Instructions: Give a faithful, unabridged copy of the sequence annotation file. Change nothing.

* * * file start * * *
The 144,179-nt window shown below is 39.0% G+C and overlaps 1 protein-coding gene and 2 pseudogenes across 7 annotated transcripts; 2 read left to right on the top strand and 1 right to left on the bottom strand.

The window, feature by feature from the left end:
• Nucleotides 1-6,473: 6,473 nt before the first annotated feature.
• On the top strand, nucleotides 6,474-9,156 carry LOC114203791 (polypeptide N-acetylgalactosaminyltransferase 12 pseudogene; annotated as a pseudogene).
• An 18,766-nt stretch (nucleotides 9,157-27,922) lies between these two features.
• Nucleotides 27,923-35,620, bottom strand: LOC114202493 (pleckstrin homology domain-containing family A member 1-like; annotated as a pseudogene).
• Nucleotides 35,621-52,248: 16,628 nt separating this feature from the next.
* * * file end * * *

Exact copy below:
The 144,179-nt window shown below is 39.0% G+C and overlaps 1 protein-coding gene and 2 pseudogenes across 7 annotated transcripts; 2 read left to right on the top strand and 1 right to left on the bottom strand.

The window, feature by feature from the left end:
• Nucleotides 1-6,473: 6,473 nt before the first annotated feature.
• On the top strand, nucleotides 6,474-9,156 carry LOC114203791 (polypeptide N-acetylgalactosaminyltransferase 12 pseudogene; annotated as a pseudogene).
• An 18,766-nt stretch (nucleotides 9,157-27,922) lies between these two features.
• Nucleotides 27,923-35,620, bottom strand: LOC114202493 (pleckstrin homology domain-containing family A member 1-like; annotated as a pseudogene).
• Nucleotides 35,621-52,248: 16,628 nt separating this feature from the next.